what to do in Prague

Things to do in Prague: independent cinemas

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We always love to see a movie when we travel. It's a great way to get a break from all the walking, exploring and eating and actually enjoy a movie we haven't seen yet. It's also a great way to blend in with the locals. Many times, we are the only foreigners in the movie theatre. Cinemas are a strange mix of the familiar and the new: you are totally off the beaten track but in a familiar environment of a movie theatre, and vice versa: movie theaters are similar all around the world but with small differences: what are the seating arrangements? Are there trailers before the movie? What do people eat and drink? Do they talk during the movie?   

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We encourage you to go see a movie in Prague. Czechs absolutely love movies, or at least the ones we know. You do not need to learn Czech to enjoy a movie here: due to cost cuts, most movies are not dubbed but subtitled only (with the exception of family movies and some 3D movies), so if you understand the original audio (English, French, Spanish and so on), you just disregard the subtitles and you'll be fine. 

We also want you to visit the smaller, independent movie theaters in Prague. While you can see a Hollywood blockbuster in a huge, multiplex movie theatre, but why? They'll have the same things you are used to from home. Popcorn? Check. Soft drinks in ridiculously large cups? Yep. Bored teenage attendants? Yes sir. Instead, we suggest you visit an independent cinema here in Prague - there's more local life here than you would imagine. 

Here are our six most favorite independent cinemas in Prague: 

Svetozor cinema

If you want to see a great movie but don't want to venture out of the centre, head over to the Svetozor cinema. This cinema offers a great selection of new and older movies in two screening halls. Svetozor is also home to many film festivals so if you like a great documentary or movies from other parts of the world, this is the place to go. This is also an "English friendly" cinema (just like Bio Oko and Aero below): if the original audio is English, it will be noted in the programme.

The Svetozor also includes a really great shop called Terry's Posters (Terryho ponozky in Czech), which sells vintage Czech and Polish posters for American and other movies that were shown in the Czech Republic and Poland under Communism and after its collapse - the perfect souvenir from Prague in our mind!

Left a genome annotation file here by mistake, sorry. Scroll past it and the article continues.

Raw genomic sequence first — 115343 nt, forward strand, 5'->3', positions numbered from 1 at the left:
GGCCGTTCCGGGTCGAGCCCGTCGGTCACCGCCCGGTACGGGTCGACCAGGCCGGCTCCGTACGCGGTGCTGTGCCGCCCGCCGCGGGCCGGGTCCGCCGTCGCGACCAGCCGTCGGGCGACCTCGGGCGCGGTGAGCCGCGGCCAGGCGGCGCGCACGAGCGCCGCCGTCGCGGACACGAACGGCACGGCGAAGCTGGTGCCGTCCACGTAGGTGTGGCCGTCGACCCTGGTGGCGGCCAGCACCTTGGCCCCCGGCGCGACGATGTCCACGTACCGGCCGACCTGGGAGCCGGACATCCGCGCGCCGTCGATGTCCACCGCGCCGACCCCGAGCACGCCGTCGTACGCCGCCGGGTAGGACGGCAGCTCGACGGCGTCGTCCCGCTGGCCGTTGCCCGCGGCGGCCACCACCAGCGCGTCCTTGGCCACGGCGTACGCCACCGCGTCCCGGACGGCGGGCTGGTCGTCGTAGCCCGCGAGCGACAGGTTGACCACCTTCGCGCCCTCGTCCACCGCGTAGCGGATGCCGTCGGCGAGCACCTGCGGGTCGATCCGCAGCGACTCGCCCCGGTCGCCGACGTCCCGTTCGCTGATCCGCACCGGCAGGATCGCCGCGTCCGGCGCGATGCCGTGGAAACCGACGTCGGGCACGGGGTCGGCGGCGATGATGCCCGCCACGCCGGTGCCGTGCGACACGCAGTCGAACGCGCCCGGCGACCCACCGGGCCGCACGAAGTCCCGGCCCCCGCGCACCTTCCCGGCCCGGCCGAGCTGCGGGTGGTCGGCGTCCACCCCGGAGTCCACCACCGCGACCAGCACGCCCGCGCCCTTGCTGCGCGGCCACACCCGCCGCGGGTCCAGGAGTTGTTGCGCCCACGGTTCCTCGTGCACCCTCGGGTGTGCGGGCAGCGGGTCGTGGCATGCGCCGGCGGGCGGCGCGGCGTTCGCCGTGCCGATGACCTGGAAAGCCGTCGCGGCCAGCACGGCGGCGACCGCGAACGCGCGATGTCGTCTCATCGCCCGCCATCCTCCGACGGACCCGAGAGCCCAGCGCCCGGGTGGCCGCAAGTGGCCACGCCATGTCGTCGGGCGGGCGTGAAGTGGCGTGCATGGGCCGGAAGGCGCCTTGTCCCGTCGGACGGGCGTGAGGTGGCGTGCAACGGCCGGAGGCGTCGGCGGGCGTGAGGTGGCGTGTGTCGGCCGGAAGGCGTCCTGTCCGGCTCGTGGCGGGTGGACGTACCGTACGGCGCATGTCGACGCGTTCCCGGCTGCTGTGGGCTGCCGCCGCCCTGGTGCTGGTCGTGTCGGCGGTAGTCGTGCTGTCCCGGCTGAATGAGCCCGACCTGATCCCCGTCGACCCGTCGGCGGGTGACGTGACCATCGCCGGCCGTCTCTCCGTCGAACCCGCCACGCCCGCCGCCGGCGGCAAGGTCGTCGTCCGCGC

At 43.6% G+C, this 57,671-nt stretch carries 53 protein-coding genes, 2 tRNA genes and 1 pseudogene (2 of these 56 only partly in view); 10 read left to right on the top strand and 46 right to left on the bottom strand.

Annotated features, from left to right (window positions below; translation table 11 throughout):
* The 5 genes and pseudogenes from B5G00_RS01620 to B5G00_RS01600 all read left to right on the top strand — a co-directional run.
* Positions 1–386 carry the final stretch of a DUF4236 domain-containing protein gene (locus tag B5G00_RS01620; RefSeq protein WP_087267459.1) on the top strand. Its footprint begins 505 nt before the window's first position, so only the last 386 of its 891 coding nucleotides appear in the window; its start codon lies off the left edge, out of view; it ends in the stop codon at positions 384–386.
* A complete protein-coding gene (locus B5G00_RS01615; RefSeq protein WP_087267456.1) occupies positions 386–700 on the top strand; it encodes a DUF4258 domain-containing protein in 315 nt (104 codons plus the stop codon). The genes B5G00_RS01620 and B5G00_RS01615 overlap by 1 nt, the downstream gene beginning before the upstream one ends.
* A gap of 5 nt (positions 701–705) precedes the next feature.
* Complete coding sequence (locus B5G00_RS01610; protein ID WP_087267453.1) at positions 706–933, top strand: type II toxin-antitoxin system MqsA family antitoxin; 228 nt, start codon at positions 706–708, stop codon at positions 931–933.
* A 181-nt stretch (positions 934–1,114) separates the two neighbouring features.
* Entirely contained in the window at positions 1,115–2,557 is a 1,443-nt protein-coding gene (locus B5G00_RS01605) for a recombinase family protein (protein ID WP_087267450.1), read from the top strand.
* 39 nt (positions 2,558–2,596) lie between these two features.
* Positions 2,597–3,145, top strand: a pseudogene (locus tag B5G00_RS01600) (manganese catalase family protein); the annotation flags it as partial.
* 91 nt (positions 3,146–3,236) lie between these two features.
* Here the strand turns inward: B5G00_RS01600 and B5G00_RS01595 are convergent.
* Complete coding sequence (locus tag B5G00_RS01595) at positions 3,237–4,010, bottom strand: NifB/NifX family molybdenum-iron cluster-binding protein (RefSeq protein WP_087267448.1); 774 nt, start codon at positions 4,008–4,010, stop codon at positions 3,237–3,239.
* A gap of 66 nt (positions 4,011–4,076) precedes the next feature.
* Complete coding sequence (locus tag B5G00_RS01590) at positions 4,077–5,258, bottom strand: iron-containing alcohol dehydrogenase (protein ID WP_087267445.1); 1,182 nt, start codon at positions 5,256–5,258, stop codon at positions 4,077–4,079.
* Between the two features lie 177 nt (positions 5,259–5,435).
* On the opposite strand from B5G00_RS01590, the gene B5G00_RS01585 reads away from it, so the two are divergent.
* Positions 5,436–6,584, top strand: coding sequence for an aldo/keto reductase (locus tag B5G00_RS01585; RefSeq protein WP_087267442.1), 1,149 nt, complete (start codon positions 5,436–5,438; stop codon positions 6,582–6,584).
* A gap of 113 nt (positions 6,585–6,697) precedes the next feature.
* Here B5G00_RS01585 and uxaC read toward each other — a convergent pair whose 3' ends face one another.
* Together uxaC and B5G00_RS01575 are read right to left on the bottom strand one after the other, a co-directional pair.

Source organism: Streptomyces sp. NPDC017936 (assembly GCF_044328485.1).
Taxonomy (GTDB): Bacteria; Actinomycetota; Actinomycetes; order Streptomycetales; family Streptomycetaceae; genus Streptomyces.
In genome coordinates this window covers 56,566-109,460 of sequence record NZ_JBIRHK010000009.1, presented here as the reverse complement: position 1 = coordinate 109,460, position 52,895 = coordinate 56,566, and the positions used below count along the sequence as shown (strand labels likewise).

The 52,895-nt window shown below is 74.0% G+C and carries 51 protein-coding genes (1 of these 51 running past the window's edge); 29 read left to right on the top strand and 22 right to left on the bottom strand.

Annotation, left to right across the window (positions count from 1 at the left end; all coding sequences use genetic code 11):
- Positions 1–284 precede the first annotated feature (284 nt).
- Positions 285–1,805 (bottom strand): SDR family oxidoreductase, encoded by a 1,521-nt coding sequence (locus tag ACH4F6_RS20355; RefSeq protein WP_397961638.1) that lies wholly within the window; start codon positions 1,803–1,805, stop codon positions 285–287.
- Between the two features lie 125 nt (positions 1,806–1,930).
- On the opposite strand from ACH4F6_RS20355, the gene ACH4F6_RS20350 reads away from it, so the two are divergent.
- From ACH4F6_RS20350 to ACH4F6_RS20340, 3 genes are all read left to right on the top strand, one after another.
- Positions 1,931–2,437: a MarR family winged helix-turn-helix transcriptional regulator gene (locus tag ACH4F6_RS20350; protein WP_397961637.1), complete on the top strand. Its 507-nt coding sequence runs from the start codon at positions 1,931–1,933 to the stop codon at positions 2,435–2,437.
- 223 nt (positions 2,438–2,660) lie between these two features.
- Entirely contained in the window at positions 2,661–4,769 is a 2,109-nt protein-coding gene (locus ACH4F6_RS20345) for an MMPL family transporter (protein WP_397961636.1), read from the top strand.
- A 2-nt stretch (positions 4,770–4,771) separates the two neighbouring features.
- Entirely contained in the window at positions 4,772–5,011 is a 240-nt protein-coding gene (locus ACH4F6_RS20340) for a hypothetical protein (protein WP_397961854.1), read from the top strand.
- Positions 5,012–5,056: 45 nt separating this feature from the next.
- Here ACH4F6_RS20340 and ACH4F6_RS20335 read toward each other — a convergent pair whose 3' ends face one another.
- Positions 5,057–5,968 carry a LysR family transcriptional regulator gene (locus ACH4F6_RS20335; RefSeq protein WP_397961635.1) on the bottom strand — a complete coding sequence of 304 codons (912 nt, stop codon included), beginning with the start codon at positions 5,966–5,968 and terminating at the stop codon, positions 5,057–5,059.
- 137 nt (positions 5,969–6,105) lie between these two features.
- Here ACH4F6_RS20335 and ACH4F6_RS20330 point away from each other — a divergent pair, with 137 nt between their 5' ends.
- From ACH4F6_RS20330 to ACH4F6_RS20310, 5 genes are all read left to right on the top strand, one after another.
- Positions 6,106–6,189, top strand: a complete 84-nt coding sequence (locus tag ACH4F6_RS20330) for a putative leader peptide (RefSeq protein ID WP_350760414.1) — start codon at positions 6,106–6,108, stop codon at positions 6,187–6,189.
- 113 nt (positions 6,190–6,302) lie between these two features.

When there, make sure you stop at the bar to buy a glass of Kofola, the Czech answer to the Coke. Many Czechs have very fond and warm childhood memories associated with Kofola: it is often sold on tap and served in beer glasses, so even the kids had "their own beer" to drink, just like the adults. However, no popcorn is served at Svetozor, as clearly shown in this cute advertisement: 

What to do before and after the movie? If you want to grab a quick meal before the movie, make sure you stop at Home Kitchen at the Jungmannova street nearby. One of our favorite bistros in town, Home Kitchen really does look like a home kitchen: two large tables do not sit more than a dozen people or so, but still, their great soups and breads lure people from afar. You can take something to the Franciscan rose garden at the end of the street and have it on a bench when the weather is fine. The movie theatre is just next door. After the movie, you'll want a drink (or at least we do). Walk up the Wenceslas Square and turn to Krakovsta street, the last on the right. You'll find Parlour, a small but great cocktail bar, in the middle of it. There's nothing like talking about a movie you've just seen over a nice drink. Trust us.

Bio Oko

Nestled in the same building as our rental apartment, Bio Oko is one of the few old-school cinemas with a balcony remaining in Prague (they also offer "alternative seating" - a few beach stretchers and even a car that you can sit in for that drive-in feel. It is seated in a 1930s Czech Bauhaus (functionalist) residential building and features a great bar in the entrance lobby, which can be very lively at nights. You can get some beer or our favorite Fentimans soft drinks before (or after) the movie. Bio Oko is the natural center of the district and attracts young and independent crowds. 

What to do before and after the movie? Well, for culture, you can head over to the National Gallery just around the corner. From there, you can visit Page Five, an independent bookstore and publishing house at Veverkova street, and Bistro 8, a local favorite for younger and artsy types that offers homey dishes throughout the day. After the movie, walk back to the centre through the Letna park that offers fantastic views of the city and a popular beer garden during the warmer season.

Kino Aero

The mother of all independent cinemas in Prague, Aero is the place to go for a truly serious movie lover. Again, you can have Kofola or beer at the bar and there's a fast food stand right in the courtyard of the cinema. The feeling is relaxed but the movies shows are all top quality.